Use – The agencies did not change the scope of covered technology or elaborate on the test for whether the items and services are equivalent to those currently possessed by the recipient. They did, however, reiterate that the software and functionality must be necessary and used predominantly to "create, maintain, transmit or receive" EHR, including "information services related to patient care (but not separate research or marketing support services)." Donated software used for research separate and apart from patient care-related clinical support and information services is not protected, nor is software conferring an independent value on the recipient unrelated to the need for EHR. Nonetheless, the elimination of the e-prescribing feature and the confirmation that the technology itself need not be certified to be interoperable permit donors to apply the "necessary and used predominantly" test to software relating to EHR (e.g., transitions of care software).

Donor Restrictions on Use, Compatibility, or Interoperability of Donation – Any donor limitations or restrictions on the use, compatibility, or interoperability of donated EHR items and services are prohibited under current rules to safeguard against data or referral lock-in. The 2014 Donation Rules clarify the prohibition of these restrictions on donated items or services with other e-prescribing or EHR systems by providing a nonexhaustive list that includes health information technology applications, products, and services.


The 2014 Donation Rules will have a positive impact on most donation arrangements (the exception being those involving lab donors) in the following ways:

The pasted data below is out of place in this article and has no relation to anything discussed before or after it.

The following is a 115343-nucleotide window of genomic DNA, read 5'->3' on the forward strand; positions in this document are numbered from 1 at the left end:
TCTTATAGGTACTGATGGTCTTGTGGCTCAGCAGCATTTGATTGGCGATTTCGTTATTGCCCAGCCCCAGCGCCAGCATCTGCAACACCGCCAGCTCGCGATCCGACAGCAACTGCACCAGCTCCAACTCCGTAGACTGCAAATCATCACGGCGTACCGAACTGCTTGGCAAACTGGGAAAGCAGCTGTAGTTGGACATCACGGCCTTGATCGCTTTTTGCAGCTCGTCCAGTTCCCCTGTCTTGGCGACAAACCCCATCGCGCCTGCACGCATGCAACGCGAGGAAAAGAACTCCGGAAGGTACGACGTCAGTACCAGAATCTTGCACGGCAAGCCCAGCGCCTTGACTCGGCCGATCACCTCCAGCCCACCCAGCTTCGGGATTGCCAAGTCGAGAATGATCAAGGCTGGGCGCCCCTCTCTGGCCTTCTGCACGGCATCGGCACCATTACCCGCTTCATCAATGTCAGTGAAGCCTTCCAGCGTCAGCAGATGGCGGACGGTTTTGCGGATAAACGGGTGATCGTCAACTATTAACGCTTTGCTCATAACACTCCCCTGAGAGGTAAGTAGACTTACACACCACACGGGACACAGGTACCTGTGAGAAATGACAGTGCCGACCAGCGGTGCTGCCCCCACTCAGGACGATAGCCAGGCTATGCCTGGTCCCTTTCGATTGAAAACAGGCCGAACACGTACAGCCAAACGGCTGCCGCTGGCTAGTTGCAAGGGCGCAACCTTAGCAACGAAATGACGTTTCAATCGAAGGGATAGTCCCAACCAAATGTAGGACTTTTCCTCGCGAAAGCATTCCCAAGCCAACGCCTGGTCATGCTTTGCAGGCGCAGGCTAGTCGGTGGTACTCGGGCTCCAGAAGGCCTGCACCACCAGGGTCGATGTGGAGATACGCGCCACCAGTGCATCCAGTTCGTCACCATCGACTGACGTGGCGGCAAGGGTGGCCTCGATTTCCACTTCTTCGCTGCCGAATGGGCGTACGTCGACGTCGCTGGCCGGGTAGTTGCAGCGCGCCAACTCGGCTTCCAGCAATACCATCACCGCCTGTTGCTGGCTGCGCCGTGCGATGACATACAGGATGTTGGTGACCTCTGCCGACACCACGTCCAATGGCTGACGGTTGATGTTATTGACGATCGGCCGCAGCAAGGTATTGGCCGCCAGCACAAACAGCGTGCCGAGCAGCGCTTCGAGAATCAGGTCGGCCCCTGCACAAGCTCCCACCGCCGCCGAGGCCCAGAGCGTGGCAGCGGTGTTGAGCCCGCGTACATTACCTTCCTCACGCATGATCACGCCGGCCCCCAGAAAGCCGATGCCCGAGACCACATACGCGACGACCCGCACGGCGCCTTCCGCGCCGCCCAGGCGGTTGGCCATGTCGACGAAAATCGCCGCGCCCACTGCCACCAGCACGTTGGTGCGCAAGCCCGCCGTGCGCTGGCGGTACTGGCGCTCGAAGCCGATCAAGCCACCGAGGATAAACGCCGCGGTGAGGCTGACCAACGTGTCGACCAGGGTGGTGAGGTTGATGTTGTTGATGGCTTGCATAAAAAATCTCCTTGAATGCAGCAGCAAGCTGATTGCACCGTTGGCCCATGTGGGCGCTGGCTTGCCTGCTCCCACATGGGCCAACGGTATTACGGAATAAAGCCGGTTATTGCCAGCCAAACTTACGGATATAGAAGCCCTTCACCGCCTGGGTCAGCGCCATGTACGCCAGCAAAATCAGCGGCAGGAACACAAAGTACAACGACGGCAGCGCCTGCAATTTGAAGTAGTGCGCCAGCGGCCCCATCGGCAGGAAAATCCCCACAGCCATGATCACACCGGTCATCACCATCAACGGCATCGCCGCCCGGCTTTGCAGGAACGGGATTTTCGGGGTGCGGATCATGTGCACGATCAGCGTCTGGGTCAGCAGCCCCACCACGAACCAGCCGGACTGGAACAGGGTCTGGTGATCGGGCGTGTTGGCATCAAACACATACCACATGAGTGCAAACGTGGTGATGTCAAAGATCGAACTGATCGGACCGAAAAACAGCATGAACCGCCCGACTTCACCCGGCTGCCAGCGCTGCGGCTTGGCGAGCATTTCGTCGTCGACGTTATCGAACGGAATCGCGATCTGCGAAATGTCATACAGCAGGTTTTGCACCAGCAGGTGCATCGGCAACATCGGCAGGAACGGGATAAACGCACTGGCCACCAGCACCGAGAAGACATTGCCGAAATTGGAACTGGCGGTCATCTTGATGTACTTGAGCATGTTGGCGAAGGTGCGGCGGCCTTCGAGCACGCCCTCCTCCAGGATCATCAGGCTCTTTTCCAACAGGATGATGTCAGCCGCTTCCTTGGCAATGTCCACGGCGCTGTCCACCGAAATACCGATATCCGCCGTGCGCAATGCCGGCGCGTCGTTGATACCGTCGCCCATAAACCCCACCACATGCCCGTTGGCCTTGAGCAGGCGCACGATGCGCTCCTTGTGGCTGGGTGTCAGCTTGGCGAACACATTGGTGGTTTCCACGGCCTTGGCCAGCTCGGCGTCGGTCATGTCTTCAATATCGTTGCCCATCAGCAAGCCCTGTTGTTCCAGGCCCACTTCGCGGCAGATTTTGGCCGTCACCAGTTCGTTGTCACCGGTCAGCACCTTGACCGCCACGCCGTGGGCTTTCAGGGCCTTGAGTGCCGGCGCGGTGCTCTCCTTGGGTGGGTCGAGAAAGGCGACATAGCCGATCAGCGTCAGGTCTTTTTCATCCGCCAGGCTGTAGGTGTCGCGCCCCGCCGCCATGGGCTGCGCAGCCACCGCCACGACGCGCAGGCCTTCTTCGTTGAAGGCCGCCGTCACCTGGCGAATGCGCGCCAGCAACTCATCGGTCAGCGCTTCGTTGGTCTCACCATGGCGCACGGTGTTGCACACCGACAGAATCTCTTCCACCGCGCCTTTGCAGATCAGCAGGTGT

• Current donation arrangements that otherwise qualify for protection may be continued beyond 2013, although the parties will need to review their donation agreement to ensure there are no gaps in the time frames established and amend the agreement as necessary.
  • Labs and lab donation recipients will need to terminate donation agreements or properly restructure an arrangement under existing rules before March 27, 2014.
  • Before proceeding further, the parties may wish to validate that the prior arrangement fully satisfied the 2006 rules and state-law restrictions, especially with respect to any explicit or implicit provisions that could be characterized as an improperly targeted, quid pro quo donation or having been donated in a manner that directly takes into account the volume or value of referrals or other business generated between the parties.
  • Donors (other than labs) that submit claims for items and services covered by federal health care programs may wish to evaluate the scope of technology now that the e-prescribing component has been eliminated. Donated items or services related to patient care in the form of software, information technology, and training services that are necessary and used predominantly to create, receive, maintain, or transmit EHRs can be donated provided that all other conditions are met.

The content of this article is intended to provide a general guide to the subject matter. Specialist advice should be sought about your specific circumstances.